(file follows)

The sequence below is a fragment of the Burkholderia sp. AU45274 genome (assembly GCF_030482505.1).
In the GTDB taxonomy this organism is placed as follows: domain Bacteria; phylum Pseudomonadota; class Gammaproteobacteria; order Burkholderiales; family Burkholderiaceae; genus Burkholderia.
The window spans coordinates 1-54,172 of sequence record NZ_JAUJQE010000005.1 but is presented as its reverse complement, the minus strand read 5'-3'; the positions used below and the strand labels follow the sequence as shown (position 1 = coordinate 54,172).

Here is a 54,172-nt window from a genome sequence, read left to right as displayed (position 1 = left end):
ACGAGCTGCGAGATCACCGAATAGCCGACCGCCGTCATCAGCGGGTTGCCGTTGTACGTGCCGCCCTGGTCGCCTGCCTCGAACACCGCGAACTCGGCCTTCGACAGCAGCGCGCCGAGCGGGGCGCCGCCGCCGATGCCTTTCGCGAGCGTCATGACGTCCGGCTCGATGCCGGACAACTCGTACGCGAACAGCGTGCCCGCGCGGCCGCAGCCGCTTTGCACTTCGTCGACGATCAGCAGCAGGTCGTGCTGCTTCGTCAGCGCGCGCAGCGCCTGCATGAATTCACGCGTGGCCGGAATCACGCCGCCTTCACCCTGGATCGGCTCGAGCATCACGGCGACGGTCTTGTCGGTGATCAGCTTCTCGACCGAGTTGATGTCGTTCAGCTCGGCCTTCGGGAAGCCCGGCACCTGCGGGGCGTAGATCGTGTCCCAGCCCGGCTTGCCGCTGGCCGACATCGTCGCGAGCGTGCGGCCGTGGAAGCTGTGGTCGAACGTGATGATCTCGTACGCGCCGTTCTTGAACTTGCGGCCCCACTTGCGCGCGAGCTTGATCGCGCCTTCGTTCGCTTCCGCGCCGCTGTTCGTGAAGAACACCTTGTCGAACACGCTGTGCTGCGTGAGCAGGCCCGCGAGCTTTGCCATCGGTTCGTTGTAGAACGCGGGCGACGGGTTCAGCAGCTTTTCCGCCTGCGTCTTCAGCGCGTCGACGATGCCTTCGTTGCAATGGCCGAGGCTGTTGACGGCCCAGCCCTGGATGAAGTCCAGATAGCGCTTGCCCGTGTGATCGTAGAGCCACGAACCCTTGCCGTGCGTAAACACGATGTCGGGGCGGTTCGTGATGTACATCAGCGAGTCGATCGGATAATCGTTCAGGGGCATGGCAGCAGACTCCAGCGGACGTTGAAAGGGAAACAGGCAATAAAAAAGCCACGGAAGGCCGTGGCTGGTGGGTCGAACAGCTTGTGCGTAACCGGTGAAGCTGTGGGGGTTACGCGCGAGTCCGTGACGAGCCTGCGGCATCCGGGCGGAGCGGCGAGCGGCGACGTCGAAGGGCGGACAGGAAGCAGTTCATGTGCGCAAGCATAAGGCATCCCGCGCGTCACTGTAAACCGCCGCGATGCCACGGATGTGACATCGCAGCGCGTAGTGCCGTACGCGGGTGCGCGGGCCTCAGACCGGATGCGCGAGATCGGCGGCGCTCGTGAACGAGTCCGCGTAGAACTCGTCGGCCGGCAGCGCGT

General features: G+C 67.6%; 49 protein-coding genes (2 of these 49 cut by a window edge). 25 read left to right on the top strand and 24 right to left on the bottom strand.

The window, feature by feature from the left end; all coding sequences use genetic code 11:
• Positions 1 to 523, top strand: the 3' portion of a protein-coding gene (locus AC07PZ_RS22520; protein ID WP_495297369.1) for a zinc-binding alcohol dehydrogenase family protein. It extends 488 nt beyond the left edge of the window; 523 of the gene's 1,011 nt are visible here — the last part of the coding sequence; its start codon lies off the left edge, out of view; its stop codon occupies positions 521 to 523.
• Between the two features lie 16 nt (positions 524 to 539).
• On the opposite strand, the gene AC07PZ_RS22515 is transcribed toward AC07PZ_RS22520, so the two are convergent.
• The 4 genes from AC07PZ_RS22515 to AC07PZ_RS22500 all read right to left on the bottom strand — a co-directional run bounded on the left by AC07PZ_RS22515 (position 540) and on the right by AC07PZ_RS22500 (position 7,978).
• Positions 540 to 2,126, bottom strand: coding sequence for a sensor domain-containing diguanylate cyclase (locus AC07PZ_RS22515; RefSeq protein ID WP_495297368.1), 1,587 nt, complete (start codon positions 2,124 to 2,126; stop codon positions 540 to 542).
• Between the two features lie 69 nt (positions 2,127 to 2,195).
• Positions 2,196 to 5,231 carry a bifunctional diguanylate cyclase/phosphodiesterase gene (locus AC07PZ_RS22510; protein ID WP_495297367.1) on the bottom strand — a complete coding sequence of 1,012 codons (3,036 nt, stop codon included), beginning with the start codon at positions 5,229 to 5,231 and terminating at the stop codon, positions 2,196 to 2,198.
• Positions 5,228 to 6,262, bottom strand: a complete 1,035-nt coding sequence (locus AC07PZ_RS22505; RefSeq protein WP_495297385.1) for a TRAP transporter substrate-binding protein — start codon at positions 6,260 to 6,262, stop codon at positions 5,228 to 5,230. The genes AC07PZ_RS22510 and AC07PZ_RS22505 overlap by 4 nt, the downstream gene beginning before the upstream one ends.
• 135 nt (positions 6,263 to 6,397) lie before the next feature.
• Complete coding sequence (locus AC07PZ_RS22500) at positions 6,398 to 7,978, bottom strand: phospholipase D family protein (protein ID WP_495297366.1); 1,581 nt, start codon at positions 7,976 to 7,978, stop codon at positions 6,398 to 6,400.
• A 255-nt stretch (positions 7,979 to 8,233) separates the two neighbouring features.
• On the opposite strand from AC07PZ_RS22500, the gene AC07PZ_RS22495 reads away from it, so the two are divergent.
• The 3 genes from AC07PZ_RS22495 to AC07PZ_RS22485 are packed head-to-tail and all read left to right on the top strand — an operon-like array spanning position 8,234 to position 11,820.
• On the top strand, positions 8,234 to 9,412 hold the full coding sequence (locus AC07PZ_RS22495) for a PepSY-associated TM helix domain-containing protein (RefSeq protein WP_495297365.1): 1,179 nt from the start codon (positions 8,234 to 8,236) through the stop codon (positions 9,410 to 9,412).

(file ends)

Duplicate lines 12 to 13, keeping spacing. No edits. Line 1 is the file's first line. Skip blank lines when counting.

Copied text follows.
• Positions 540 to 2,126, bottom strand: coding sequence for a sensor domain-containing diguanylate cyclase (locus AC07PZ_RS22515; RefSeq protein ID WP_495297368.1), 1,587 nt, complete (start codon positions 2,124 to 2,126; stop codon positions 540 to 542).
• Between the two features lie 69 nt (positions 2,127 to 2,195).